In early February, the B.C. Liberals claimed that their party’s website had been hacked, basing their accusations on the few hours where private information of Vancouver Island residents who had taken part in a survey was made publicly available.
Premier Christy Clark blamed the B.C. NDP for hacking into her party’s website, but offered no substantiation for this claim. She later issued a public apology, saying she had jumped to conclusions too hastily.
Still, by then it was too late. The Liberals’ smear attempt had backfired on them, as they faced criticism from all sides of the political spectrum for not only falsely accusing the opposition, but also for being responsible for the privacy breach in the first place. This is just the type of demonstration that could cause B.C. residents to lose faith in their current government.
So does this mean that the B.C. Liberals are out of the picture in the upcoming election in May? Probably not.
Political scandals and Clark’s Liberals go together like peas and carrots, so it is doubtful that the fallout from this event will have much of an impact on their bid for re-election this spring, as it seems to have never had much impact in the past.
Besides, B.C. voters are likely far more interested in the Liberals’ newest trick: the plan to lower taxes with their Feb. 21 budget. This revelation came as a part of Feb. 14’s throne speech, in which “financial relief” was promised to taxpayers.
In the wake of a significant surplus, the Liberals have decided that it is finally time to give back to the people of B.C., and what convenient timing they have chosen for this decision. With the provincial election less than three months away, now seems like the perfect time to don the guise of Robin Hood.
With the release of the budget, Clark’s Liberals have promised to reduce MSP Premiums by 50 per cent for families making under $120 000 in yearly income, starting Jan. 1, 2018.
Of course, this promise is conditional: the tax relief will only come into effect if the Liberals are re-elected.
But let’s be honest: the B.C. Liberals have been taking money from taxpayers’ pockets for years. Taxpayer money is what has fueled the surplus, and continues to do so, as this January brought increased rates to services like MSP, B.C. Hydro, and ICBC.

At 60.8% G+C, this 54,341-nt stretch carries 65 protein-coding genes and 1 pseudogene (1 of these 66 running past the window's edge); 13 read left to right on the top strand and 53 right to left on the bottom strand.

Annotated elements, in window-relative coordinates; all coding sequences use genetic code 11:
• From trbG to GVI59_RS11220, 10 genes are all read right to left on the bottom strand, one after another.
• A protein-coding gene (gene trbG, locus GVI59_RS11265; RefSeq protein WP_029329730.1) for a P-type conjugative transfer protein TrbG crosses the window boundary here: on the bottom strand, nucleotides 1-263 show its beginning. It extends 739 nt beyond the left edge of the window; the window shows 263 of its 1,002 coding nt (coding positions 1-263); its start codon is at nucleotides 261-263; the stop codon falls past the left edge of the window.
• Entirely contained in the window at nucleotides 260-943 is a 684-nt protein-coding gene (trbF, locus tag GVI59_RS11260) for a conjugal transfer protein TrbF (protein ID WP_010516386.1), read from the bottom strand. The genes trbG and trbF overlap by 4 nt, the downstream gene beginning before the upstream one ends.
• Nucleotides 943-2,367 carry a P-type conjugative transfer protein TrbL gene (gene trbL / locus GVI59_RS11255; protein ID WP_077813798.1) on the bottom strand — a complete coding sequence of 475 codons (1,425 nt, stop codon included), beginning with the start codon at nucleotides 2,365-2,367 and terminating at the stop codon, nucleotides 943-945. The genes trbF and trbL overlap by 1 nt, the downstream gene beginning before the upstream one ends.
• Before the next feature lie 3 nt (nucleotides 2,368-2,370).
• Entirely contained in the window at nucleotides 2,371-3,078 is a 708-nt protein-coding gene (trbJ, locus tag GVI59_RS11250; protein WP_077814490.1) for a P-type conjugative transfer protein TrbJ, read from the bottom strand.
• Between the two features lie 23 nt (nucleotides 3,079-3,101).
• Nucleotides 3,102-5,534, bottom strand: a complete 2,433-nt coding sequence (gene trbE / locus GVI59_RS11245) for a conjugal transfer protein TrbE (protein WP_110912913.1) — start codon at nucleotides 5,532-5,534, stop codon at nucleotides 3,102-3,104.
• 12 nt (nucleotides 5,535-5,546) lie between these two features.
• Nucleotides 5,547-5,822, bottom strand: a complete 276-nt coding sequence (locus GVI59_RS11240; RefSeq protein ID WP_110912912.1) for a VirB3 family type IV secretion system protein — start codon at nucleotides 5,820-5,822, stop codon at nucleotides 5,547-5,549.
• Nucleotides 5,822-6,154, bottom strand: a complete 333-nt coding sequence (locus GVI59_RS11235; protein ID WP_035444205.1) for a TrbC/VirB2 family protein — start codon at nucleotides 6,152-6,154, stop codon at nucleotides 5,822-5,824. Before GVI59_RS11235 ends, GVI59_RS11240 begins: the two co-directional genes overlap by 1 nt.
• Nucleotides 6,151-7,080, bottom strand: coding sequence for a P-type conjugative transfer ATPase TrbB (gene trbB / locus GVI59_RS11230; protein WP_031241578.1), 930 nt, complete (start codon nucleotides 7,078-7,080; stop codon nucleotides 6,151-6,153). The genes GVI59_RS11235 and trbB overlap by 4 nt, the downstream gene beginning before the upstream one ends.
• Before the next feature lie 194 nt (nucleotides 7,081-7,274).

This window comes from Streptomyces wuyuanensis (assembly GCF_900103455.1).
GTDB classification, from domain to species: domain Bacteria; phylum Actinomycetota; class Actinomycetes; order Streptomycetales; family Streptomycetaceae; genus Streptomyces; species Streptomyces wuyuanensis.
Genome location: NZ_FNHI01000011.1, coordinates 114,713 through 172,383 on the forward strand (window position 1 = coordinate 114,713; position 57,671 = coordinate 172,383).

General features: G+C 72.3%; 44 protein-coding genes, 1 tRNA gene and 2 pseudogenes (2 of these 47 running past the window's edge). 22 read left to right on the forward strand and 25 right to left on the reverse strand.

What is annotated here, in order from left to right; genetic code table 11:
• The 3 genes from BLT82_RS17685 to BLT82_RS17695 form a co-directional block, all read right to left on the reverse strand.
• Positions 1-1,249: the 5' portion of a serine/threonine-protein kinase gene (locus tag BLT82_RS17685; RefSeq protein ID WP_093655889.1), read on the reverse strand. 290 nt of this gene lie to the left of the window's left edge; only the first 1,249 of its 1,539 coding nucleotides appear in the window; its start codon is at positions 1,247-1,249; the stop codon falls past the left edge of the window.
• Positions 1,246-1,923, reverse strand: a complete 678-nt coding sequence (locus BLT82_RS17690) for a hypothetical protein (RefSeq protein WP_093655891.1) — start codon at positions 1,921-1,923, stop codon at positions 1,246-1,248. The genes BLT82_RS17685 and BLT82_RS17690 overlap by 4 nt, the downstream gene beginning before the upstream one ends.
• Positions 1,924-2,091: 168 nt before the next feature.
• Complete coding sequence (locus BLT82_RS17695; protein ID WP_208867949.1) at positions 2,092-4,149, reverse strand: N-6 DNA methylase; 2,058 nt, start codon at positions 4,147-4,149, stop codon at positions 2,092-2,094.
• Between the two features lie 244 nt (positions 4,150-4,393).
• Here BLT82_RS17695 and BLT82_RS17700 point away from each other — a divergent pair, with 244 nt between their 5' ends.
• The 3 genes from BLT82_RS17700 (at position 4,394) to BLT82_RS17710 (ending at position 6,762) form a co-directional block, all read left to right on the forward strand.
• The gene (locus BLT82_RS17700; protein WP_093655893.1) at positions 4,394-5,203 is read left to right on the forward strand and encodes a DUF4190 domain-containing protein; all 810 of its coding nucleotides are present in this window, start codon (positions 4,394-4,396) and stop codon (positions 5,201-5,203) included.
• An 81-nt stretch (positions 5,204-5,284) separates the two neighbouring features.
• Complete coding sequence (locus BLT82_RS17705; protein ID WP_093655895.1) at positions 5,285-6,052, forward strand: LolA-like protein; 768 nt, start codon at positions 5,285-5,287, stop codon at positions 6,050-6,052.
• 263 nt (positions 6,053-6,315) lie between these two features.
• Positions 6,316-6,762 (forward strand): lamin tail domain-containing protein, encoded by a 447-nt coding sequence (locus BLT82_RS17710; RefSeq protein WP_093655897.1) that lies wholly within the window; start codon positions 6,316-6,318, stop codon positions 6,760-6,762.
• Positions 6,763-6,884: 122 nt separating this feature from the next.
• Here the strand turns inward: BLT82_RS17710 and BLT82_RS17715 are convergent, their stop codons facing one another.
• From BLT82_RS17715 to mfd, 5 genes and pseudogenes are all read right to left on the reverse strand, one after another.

Not to mention, this is the party that has spent millions of dollars in taxpayer money on partisan advertisements. British Columbia’s lax rules on government ads allow for the Liberals to use our money to smear their opponents and sing their own praises with impunity.
In case you’re wondering, multiple dissenting voices have spoken out about the government’s recent revelations and announcements. You likely didn’t hear them, however, because the ruling party has a tendency to drown others out through sheer volume. With an advertising budget in the millions, the B.C. Liberals are certainly capable of throwing their weight around.
Earlier this month on Twitter, Sonia Furstenau of the B.C. Greens harkened back to the 2013 provincial election, pointing out that the Liberals spent 16.6 million in taxpayer dollars on advertising. The funds were taken from the Ministry of Advanced Education, as these advertisements technically fell under ‘government ads’ rather than specific campaign ads for the B.C. Liberal Party.
In an interview with The Tyee in September, the NDP’s Carole James criticized the B.C. government, highlighting the fact that MSP premiums have increased for seven years in a row. Given that B.C. is the only province that pays premiums on MSP, is it really such an accomplishment for the Liberals to lower it? They certainly seem to think so, but those who have suffered so long from this regressive, flat-rate taxation that does not account for income would probably disagree.
To win the election this May, the Liberals need to keep B.C. citizens unaware of any dissenting voices of those who counter the biased rhetoric the Liberals are communicating. And given recent events, it would seem that they’re willing to say just about anything to steal the spotlight.